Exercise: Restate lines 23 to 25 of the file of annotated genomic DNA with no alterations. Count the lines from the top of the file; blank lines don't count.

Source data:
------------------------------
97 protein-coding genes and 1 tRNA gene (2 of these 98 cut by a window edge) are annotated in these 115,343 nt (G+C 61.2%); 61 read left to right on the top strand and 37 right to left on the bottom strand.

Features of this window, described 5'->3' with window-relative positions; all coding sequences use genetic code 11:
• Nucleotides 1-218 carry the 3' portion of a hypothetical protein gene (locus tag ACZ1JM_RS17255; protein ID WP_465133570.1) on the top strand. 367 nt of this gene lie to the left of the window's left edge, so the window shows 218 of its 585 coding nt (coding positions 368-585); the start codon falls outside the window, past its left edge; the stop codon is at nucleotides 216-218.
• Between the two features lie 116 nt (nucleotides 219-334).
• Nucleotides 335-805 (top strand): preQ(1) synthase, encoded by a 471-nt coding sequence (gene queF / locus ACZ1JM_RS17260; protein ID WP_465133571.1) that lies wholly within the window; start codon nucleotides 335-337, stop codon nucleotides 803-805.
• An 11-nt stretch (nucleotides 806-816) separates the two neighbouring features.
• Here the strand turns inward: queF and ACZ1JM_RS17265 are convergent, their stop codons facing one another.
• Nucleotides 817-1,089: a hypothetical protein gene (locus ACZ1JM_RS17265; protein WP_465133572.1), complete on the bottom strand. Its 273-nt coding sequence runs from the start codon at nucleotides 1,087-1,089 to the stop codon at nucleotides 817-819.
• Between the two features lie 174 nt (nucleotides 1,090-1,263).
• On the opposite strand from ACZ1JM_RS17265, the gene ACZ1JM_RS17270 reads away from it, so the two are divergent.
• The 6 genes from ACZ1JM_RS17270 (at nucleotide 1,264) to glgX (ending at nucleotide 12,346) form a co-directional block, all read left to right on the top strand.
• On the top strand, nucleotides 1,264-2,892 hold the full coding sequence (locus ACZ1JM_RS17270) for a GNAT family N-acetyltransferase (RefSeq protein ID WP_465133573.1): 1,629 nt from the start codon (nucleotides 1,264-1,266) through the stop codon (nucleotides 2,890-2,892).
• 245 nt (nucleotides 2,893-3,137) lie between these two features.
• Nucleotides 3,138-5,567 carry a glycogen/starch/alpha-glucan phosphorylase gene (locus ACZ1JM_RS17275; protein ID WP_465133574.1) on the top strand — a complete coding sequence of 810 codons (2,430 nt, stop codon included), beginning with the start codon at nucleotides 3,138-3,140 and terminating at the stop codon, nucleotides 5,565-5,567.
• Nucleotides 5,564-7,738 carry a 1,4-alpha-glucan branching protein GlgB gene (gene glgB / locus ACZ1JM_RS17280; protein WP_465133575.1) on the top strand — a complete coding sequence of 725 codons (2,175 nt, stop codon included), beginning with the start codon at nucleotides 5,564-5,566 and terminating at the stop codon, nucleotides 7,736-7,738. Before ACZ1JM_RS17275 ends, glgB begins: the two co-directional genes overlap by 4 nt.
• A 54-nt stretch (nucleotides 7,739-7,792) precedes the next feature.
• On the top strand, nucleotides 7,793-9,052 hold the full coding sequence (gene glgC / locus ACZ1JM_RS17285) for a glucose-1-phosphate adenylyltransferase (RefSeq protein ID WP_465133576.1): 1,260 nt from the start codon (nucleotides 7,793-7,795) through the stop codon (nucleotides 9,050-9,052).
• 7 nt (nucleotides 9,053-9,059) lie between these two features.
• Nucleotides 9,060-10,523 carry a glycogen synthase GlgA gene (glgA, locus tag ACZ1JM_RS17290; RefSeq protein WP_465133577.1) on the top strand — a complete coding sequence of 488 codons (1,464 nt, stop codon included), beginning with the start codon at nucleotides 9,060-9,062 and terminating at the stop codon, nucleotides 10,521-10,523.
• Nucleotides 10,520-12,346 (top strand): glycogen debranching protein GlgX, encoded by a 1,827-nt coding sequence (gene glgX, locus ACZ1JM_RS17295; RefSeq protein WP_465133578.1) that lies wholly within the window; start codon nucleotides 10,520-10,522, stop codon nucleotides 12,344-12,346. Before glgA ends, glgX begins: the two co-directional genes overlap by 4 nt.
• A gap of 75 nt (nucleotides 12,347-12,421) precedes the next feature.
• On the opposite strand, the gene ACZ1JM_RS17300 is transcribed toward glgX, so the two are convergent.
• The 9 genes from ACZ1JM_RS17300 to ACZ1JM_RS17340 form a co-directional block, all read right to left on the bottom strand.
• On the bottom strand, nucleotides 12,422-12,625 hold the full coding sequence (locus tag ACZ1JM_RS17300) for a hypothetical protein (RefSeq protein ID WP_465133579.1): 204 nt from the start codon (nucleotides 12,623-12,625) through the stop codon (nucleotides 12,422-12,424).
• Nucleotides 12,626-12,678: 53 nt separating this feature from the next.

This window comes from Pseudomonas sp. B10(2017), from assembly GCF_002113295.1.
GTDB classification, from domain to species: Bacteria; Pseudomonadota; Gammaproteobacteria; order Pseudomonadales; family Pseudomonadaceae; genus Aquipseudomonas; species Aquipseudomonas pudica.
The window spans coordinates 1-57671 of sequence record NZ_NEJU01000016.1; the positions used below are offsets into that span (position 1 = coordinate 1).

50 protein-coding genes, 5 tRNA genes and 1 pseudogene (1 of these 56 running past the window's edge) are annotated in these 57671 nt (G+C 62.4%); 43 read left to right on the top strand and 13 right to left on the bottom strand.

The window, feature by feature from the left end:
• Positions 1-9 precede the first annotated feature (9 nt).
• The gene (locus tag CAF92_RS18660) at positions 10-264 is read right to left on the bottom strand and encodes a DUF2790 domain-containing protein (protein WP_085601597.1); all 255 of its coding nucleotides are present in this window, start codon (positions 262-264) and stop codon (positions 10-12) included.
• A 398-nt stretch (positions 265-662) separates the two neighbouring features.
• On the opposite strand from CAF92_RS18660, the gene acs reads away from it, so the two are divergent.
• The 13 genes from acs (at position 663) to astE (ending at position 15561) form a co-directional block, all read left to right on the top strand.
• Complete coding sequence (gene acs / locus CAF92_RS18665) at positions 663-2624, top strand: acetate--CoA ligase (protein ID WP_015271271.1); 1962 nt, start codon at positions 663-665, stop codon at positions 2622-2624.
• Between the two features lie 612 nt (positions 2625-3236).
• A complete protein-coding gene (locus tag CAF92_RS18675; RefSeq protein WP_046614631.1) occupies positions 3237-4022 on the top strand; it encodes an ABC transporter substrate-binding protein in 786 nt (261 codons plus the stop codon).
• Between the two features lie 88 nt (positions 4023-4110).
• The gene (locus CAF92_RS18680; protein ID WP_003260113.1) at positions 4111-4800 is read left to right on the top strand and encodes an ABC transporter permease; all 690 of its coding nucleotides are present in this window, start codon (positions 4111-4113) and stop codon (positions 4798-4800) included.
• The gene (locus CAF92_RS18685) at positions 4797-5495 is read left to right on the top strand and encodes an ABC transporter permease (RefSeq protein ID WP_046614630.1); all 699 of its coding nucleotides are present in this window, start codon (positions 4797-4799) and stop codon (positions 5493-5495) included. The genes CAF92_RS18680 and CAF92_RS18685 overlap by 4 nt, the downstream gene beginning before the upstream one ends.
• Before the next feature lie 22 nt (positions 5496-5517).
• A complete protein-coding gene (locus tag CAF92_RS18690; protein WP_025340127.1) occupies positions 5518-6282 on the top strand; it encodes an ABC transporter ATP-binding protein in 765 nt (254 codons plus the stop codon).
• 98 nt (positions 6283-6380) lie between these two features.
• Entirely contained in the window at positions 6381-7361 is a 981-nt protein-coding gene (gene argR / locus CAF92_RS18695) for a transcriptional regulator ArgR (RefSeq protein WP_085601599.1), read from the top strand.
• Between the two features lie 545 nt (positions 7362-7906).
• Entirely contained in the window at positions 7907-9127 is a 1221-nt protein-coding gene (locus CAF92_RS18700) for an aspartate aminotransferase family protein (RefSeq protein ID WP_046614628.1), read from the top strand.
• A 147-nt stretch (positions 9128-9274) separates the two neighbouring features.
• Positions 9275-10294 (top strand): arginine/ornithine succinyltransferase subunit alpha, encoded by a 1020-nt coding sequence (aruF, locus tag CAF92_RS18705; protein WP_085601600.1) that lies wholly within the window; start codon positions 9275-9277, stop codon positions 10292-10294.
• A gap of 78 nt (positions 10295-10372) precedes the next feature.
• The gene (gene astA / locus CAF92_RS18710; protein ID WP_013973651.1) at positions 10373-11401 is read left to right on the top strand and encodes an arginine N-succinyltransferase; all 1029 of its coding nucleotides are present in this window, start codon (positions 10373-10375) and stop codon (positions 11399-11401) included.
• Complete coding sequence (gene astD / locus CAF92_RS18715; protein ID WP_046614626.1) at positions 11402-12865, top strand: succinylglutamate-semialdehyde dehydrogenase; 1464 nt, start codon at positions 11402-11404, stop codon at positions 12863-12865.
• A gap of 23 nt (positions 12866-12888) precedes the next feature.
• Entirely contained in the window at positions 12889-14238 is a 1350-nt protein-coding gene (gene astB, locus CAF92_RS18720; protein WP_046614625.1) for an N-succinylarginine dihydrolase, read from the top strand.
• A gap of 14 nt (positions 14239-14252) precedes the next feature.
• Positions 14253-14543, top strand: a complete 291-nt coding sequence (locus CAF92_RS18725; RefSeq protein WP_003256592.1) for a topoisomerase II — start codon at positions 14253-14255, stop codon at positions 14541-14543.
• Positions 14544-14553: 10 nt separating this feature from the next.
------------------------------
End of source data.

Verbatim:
• The 9 genes from ACZ1JM_RS17300 to ACZ1JM_RS17340 form a co-directional block, all read right to left on the bottom strand.
• On the bottom strand, nucleotides 12,422-12,625 hold the full coding sequence (locus tag ACZ1JM_RS17300) for a hypothetical protein (RefSeq protein ID WP_465133579.1): 204 nt from the start codon (nucleotides 12,623-12,625) through the stop codon (nucleotides 12,422-12,424).
• Nucleotides 12,626-12,678: 53 nt separating this feature from the next.